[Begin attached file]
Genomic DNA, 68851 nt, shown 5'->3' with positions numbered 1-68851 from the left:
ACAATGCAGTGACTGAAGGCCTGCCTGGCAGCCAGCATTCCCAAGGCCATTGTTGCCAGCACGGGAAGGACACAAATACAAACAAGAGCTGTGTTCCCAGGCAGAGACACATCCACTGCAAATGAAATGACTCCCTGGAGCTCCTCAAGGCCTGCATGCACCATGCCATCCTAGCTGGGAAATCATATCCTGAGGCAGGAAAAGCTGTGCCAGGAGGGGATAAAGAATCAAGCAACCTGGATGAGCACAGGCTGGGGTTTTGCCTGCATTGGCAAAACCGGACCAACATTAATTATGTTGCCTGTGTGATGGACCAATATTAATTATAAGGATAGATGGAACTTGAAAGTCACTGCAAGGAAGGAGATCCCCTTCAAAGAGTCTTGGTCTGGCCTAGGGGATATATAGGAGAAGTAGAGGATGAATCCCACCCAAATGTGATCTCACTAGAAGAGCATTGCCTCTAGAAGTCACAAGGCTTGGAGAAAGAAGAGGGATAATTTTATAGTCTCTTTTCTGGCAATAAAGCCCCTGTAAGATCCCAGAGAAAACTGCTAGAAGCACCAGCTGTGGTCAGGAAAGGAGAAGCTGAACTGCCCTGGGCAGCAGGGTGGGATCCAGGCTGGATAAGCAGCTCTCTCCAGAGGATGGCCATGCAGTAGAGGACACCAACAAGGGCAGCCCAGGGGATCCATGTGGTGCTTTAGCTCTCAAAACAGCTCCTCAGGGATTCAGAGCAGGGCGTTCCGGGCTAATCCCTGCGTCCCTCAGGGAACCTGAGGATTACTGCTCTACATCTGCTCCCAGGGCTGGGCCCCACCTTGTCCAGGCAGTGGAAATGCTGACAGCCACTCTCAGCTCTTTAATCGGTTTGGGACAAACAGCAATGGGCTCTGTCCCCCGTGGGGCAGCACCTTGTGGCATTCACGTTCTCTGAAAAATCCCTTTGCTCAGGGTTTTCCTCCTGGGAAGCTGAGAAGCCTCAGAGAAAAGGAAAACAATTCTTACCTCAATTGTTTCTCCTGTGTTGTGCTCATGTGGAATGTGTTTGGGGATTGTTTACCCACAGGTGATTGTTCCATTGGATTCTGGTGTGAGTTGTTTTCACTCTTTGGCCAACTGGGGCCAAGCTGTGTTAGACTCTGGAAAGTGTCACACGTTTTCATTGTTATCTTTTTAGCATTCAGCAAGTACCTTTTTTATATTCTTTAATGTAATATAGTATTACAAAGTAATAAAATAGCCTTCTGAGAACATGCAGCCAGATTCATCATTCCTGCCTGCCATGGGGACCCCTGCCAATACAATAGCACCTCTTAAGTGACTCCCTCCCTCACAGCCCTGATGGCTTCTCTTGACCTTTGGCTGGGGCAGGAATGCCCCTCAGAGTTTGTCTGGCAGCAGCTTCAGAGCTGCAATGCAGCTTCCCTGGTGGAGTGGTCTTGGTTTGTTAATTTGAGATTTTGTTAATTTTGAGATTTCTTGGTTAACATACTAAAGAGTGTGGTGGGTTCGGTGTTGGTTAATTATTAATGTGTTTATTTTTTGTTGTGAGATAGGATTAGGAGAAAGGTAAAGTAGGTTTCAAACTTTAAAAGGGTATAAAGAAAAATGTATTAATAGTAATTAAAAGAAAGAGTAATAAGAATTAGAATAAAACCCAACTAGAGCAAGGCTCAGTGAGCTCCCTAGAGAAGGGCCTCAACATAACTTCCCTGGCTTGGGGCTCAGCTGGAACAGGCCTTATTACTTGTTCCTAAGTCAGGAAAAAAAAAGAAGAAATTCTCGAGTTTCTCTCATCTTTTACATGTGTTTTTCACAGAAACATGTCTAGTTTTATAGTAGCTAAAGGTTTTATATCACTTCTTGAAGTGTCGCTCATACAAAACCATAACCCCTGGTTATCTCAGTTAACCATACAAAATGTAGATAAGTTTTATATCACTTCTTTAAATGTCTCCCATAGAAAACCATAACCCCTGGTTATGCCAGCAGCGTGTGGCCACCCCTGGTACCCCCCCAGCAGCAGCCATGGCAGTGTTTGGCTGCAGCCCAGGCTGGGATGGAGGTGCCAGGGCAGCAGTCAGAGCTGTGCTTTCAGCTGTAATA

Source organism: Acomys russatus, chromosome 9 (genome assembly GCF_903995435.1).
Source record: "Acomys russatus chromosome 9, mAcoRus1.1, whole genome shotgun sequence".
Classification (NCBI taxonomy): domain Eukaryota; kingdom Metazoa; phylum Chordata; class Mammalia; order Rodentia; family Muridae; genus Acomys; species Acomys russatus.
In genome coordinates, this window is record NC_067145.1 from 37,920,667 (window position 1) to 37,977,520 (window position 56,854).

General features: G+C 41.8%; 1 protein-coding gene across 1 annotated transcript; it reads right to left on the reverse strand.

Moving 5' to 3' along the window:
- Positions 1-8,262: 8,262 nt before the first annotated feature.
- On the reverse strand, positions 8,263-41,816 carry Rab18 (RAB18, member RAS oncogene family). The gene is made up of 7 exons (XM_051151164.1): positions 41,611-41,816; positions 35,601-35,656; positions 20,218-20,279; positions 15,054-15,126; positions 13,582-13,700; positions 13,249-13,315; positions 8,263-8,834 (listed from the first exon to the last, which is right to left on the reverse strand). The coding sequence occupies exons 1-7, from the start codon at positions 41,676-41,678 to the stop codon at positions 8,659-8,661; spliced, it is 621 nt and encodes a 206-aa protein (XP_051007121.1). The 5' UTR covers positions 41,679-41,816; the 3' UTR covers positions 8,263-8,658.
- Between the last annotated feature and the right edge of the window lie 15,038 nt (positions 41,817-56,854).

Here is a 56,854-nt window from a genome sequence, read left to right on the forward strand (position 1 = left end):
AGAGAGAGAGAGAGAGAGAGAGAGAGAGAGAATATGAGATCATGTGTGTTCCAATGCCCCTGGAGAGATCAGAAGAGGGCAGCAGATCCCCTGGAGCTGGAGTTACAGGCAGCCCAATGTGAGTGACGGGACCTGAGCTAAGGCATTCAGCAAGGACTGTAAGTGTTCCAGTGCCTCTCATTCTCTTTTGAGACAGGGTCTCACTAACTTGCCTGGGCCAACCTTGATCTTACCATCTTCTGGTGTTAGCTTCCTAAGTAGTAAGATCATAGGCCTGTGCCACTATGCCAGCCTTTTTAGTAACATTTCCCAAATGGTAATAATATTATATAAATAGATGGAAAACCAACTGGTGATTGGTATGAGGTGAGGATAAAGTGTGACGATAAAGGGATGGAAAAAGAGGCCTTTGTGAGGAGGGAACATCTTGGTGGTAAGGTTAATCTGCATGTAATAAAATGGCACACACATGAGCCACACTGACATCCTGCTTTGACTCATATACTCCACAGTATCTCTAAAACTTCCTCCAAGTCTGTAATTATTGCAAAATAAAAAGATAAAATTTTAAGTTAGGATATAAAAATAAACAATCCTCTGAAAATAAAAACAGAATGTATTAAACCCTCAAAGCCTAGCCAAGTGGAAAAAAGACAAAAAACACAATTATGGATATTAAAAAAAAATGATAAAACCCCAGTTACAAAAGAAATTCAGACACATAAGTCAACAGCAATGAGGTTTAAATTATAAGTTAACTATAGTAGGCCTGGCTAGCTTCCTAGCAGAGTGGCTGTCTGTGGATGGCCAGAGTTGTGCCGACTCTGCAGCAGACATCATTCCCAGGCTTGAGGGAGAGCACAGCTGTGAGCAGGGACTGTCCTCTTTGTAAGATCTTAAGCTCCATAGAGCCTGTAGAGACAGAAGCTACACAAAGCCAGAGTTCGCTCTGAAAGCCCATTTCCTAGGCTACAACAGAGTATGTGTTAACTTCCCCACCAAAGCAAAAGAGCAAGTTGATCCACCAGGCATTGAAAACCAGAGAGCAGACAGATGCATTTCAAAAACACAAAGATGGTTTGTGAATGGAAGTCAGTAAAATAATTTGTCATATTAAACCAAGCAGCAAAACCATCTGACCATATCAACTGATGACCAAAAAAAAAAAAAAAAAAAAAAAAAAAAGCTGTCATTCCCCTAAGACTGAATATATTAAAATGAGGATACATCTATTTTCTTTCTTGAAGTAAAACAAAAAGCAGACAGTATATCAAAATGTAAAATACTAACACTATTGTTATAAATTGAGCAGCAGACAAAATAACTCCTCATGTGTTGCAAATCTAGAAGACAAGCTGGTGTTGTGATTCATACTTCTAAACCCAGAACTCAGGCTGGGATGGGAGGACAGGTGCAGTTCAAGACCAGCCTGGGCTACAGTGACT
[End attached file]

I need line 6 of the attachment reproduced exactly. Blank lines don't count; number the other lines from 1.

In genome coordinates, this window is record NC_067145.1 from 37,920,667 (window position 1) to 37,977,520 (window position 56,854).